“One may almost doubt if the wisest man has learned anything of absolute value by living. Practically, the old have no very important advice to give the young, their own experience has been so partial, and their lives have been such miserable failures, for private reasons, as they must believe; and it may be that they have some faith left which belies that experience, and they are only less young than they were. I have lived some thirty years on this planet, and I have yet to hear the first syllable of valuable or even earnest advice from my seniors. They have told me nothing, and probably cannot tell me anything to the purpose. Here is life, an experiment to a great extent untried by me; but it does not avail me that they have tried it. If I have any experience which I think valuable, I am sure to reflect that this my Mentors said nothing about.” — Henry David Thoreau, “Economy,” Walden
I wonder if Thoreau would have remained as dismissive of older people had he lived longer than age 44. Maybe so. (And what did his older friend and onetime mentor Ralph Waldo Emerson think of this youthful bluster?)
Or how would an old Henry would react to a young person who was as dismissive of his generation as he had been of his elders? Would he get all huffy and complain about young people these days, or would he smile?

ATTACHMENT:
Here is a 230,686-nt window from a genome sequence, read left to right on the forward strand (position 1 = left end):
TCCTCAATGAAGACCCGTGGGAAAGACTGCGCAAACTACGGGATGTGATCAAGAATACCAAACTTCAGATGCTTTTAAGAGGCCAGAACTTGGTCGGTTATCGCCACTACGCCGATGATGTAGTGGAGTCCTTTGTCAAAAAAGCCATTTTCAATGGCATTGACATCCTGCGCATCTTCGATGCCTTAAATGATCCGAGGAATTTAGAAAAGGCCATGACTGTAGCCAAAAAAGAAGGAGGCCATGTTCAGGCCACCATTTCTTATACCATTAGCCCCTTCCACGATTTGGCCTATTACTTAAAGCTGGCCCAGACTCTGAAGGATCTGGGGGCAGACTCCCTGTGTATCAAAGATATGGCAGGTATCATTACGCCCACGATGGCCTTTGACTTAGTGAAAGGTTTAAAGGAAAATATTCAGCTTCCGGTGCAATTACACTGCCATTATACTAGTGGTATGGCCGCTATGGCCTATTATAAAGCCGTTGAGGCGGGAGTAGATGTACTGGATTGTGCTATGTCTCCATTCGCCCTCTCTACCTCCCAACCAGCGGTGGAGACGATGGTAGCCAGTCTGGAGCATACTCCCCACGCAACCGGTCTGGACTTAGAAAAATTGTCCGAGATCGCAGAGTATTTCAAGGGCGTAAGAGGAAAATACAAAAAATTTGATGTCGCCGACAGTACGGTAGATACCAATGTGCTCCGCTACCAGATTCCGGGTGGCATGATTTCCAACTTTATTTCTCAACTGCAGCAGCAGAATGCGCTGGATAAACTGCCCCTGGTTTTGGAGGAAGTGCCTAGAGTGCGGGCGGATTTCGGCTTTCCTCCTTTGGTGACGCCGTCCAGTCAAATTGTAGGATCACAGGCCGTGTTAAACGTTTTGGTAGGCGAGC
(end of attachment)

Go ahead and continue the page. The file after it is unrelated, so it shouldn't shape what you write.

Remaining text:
And would the smile be one of wistful nostalgia, or one of genuine camaraderie?
Maybe it would depend. If the young person was determined to take nothing for granted and to question everything and to test life for him or herself, I think Henry would recognize a kindred spirit — a fellow scientist of life who would challenge him, argue with him, call him out on his pretensions, but who in the end would sharpen him as iron sharpens iron, and as Henry himself has sharpened generations of readers. From what I know of his biography he liked to take contrary positions in conversation.
I told my wife about this and she said, “Oh. He’s that guy!” We’ve all met that guy — the contrarian who defines himself by his opposition to all that’s not himself, and who will argue with you just for the sake of arguing. I think people who knew Henry — including Emerson — often perceived him that way. But to Henry it was just part of his relentless pursuit of the truth.
Coming of age often involves the realization that your elders don’t know what the hell they’re talking about, that the human race mostly skates by on a combination of ignorance and bluster, only occasionally learning something true, and even then usually by accident. Generation after generation of young people have stepped into adulthood vowing to do better.
In many ways Walden is full of bright youthful idealism, so pure that even its author couldn’t live up to it. That, at least, is what it looks like if you read it as a manual for living. But if you read it as an account of an experiment, as a book of striving and questioning — then it becomes much more useful and practical. It isn’t about living up to anyone’s expectations — not even your own. It’s about asking questions, challenging everything, starting fresh. In this way the reader of Walden can be youthful at any stage of life.
(About “A Year in Walden”)